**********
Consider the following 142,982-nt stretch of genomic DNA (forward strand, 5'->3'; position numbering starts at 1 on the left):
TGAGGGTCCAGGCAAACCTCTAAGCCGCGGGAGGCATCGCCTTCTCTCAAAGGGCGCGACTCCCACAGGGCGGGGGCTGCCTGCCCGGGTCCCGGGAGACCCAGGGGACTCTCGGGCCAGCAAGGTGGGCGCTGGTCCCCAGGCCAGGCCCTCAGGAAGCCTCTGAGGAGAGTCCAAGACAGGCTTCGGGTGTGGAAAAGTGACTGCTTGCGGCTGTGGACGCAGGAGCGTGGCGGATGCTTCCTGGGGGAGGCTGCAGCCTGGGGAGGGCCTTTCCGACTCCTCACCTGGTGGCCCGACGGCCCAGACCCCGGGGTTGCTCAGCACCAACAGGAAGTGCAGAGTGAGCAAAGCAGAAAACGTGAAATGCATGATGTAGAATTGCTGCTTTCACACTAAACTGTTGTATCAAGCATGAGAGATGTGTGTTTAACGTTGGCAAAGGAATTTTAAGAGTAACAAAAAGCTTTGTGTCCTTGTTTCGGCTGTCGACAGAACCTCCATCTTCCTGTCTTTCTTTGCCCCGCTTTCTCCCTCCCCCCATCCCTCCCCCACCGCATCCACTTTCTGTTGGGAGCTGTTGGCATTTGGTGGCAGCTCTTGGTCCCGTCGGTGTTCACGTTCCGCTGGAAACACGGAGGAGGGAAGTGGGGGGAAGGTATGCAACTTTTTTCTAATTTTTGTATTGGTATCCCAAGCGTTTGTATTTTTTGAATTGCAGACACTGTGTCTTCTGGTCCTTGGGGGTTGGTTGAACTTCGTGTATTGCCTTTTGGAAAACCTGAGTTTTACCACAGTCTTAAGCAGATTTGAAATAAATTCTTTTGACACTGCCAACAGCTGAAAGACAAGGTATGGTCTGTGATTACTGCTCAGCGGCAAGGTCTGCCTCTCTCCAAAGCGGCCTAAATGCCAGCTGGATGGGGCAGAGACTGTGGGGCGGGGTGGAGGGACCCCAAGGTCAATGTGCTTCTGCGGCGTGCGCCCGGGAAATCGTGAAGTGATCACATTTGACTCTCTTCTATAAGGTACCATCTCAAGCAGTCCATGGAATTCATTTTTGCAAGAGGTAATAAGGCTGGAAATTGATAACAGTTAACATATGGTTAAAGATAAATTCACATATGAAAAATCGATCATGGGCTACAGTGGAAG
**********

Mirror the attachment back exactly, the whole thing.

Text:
Consider the following 142,982-nt stretch of genomic DNA (forward strand, 5'->3'; position numbering starts at 1 on the left):
TGAGGGTCCAGGCAAACCTCTAAGCCGCGGGAGGCATCGCCTTCTCTCAAAGGGCGCGACTCCCACAGGGCGGGGGCTGCCTGCCCGGGTCCCGGGAGACCCAGGGGACTCTCGGGCCAGCAAGGTGGGCGCTGGTCCCCAGGCCAGGCCCTCAGGAAGCCTCTGAGGAGAGTCCAAGACAGGCTTCGGGTGTGGAAAAGTGACTGCTTGCGGCTGTGGACGCAGGAGCGTGGCGGATGCTTCCTGGGGGAGGCTGCAGCCTGGGGAGGGCCTTTCCGACTCCTCACCTGGTGGCCCGACGGCCCAGACCCCGGGGTTGCTCAGCACCAACAGGAAGTGCAGAGTGAGCAAAGCAGAAAACGTGAAATGCATGATGTAGAATTGCTGCTTTCACACTAAACTGTTGTATCAAGCATGAGAGATGTGTGTTTAACGTTGGCAAAGGAATTTTAAGAGTAACAAAAAGCTTTGTGTCCTTGTTTCGGCTGTCGACAGAACCTCCATCTTCCTGTCTTTCTTTGCCCCGCTTTCTCCCTCCCCCCATCCCTCCCCCACCGCATCCACTTTCTGTTGGGAGCTGTTGGCATTTGGTGGCAGCTCTTGGTCCCGTCGGTGTTCACGTTCCGCTGGAAACACGGAGGAGGGAAGTGGGGGGAAGGTATGCAACTTTTTTCTAATTTTTGTATTGGTATCCCAAGCGTTTGTATTTTTTGAATTGCAGACACTGTGTCTTCTGGTCCTTGGGGGTTGGTTGAACTTCGTGTATTGCCTTTTGGAAAACCTGAGTTTTACCACAGTCTTAAGCAGATTTGAAATAAATTCTTTTGACACTGCCAACAGCTGAAAGACAAGGTATGGTCTGTGATTACTGCTCAGCGGCAAGGTCTGCCTCTCTCCAAAGCGGCCTAAATGCCAGCTGGATGGGGCAGAGACTGTGGGGCGGGGTGGAGGGACCCCAAGGTCAATGTGCTTCTGCGGCGTGCGCCCGGGAAATCGTGAAGTGATCACATTTGACTCTCTTCTATAAGGTACCATCTCAAGCAGTCCATGGAATTCATTTTTGCAAGAGGTAATAAGGCTGGAAATTGATAACAGTTAACATATGGTTAAAGATAAATTCACATATGAAAAATCGATCATGGGCTACAGTGGAAG